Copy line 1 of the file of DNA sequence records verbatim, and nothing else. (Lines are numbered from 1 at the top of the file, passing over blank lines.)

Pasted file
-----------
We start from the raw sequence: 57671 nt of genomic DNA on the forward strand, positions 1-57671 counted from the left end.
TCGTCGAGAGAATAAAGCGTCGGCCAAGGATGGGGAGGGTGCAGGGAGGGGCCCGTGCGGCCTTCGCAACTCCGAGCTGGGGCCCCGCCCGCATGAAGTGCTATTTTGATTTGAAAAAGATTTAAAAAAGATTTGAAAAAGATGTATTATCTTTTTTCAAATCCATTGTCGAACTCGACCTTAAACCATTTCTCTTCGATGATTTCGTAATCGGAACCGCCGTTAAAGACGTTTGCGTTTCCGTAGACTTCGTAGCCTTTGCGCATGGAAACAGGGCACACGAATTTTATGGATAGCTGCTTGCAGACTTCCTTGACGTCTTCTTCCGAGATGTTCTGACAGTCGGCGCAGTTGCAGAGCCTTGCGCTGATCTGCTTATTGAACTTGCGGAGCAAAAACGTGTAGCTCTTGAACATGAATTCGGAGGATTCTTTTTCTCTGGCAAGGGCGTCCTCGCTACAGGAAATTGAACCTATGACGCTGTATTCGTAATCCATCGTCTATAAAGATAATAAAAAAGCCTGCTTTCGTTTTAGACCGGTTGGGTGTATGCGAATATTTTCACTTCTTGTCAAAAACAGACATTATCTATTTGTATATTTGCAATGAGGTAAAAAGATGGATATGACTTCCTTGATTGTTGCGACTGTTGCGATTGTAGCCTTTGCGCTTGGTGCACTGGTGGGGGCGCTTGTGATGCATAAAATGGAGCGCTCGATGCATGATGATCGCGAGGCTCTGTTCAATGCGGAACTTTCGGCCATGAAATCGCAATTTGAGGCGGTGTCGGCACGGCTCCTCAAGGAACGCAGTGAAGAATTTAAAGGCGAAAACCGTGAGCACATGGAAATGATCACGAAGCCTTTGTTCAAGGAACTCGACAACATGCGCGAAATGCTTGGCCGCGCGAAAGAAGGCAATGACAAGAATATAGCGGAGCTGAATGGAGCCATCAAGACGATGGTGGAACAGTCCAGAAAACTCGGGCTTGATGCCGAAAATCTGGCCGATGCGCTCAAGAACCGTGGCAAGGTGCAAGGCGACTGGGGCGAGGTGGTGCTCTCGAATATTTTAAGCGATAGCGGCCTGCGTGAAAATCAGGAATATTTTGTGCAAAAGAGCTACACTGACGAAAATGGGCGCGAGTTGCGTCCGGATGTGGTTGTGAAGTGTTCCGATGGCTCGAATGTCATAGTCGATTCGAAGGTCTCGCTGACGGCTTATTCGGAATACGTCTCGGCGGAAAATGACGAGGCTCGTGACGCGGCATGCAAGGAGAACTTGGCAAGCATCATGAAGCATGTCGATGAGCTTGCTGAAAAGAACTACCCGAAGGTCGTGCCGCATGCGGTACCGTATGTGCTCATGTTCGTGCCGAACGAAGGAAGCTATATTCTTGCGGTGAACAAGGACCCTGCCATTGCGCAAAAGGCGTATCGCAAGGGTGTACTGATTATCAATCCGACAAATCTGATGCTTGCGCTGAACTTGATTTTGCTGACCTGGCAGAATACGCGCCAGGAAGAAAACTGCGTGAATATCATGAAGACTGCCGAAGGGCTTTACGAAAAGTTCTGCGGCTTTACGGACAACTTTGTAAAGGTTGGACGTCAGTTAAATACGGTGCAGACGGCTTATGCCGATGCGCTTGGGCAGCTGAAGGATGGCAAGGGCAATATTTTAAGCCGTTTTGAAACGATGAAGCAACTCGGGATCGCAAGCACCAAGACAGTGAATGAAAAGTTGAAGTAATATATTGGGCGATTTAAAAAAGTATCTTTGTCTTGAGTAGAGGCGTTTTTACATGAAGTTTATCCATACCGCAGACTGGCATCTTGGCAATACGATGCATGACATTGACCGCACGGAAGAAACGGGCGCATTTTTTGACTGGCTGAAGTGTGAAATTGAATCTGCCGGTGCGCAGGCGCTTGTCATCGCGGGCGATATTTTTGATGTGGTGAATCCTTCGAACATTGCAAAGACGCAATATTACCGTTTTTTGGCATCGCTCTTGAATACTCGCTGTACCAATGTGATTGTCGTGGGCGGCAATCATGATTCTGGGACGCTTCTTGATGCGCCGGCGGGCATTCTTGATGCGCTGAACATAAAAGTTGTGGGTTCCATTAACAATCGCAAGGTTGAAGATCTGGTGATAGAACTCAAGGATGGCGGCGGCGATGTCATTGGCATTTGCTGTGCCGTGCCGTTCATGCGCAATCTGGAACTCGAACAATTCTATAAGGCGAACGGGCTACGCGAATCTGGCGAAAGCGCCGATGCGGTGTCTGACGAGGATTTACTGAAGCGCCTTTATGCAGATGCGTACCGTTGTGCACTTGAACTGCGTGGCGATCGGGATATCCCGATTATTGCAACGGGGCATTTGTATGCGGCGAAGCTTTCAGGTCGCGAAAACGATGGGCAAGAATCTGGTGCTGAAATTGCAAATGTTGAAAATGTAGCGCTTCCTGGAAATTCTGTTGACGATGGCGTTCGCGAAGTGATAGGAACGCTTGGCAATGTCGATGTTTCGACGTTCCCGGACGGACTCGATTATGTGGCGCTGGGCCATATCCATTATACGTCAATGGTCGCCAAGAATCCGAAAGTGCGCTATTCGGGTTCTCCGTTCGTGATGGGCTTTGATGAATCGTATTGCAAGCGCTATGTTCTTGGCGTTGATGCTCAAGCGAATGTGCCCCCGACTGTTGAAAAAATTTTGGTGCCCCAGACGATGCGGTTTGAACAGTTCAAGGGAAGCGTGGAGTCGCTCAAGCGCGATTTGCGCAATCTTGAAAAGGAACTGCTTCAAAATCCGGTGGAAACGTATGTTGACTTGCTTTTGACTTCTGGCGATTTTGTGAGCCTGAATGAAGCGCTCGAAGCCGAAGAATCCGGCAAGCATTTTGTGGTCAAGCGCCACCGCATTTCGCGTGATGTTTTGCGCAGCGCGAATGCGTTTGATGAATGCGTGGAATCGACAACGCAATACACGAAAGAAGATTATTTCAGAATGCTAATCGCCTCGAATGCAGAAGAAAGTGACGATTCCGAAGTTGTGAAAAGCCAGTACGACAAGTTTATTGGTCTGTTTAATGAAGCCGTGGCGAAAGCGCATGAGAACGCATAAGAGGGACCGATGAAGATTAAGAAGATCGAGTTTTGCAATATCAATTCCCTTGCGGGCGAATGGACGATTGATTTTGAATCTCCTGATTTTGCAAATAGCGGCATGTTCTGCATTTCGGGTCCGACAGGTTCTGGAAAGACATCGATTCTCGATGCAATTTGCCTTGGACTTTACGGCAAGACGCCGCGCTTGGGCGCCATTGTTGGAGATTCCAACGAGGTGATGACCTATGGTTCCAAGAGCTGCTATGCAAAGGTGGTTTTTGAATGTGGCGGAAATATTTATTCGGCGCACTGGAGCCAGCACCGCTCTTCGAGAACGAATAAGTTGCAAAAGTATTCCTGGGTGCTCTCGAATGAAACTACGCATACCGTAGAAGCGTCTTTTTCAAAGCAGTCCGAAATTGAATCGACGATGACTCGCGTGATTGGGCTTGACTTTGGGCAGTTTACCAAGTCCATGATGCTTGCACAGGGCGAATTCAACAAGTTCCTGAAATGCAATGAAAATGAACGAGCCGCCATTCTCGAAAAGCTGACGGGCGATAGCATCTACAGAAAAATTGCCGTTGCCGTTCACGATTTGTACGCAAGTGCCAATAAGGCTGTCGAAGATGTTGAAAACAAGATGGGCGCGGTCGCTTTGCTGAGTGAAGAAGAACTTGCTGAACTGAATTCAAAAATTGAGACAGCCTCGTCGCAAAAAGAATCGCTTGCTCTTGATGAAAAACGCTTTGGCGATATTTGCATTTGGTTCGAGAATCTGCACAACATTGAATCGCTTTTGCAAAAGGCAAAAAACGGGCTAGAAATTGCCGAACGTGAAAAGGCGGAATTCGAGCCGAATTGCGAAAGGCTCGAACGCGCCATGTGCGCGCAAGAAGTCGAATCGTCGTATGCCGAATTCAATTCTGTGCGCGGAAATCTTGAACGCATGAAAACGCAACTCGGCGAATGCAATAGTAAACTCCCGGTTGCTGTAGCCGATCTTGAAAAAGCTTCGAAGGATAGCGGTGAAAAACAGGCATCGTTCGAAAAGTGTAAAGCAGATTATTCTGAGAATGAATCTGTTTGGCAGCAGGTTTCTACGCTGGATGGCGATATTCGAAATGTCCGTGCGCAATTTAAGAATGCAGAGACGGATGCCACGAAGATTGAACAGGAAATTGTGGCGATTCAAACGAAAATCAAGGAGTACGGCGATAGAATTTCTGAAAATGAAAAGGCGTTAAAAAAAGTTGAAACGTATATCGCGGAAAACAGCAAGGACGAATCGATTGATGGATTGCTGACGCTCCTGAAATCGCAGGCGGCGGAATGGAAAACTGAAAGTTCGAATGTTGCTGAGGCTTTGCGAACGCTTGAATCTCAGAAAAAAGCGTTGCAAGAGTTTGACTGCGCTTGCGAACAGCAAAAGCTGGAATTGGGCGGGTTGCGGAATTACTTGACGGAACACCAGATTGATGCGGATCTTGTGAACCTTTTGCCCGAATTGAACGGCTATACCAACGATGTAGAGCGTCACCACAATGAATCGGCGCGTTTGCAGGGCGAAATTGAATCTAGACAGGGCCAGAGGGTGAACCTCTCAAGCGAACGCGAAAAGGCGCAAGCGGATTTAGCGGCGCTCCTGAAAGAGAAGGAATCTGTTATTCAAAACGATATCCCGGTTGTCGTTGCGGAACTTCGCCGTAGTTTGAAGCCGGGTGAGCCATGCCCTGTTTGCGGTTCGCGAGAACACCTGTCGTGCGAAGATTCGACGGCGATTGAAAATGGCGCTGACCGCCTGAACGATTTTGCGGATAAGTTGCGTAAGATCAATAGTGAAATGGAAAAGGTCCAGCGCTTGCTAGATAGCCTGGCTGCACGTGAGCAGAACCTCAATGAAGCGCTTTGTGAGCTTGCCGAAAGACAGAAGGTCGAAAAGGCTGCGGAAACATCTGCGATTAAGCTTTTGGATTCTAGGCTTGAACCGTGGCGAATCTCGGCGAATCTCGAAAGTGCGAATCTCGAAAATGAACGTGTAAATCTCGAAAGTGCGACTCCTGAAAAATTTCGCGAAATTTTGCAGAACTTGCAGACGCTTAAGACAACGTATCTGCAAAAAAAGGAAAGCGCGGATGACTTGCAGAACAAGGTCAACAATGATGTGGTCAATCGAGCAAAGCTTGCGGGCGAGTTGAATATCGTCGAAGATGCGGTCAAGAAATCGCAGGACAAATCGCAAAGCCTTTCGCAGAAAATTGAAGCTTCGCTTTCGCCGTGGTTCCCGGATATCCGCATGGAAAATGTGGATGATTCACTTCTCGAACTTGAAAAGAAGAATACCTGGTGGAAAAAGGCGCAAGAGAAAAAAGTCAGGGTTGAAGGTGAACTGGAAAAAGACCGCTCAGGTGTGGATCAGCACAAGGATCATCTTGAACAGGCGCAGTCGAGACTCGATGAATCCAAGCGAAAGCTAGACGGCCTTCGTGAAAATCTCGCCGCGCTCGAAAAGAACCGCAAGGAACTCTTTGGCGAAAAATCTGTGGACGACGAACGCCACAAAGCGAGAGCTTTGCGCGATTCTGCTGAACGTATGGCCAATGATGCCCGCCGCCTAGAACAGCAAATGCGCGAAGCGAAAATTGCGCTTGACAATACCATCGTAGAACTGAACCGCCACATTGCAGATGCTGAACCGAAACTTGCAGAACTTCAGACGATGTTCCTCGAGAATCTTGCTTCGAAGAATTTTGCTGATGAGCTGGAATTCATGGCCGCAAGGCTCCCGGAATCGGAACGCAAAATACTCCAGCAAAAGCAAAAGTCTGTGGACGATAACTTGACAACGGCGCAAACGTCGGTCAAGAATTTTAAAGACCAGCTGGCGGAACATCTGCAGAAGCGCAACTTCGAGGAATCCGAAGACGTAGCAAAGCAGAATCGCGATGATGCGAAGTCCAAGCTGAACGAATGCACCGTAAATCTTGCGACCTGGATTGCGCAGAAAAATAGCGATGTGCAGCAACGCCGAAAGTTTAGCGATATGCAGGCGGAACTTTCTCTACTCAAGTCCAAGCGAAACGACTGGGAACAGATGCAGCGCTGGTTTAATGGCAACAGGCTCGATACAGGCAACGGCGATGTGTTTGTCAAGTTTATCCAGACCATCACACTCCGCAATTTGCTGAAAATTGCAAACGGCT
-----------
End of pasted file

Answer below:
We start from the raw sequence: 57671 nt of genomic DNA on the forward strand, positions 1-57671 counted from the left end.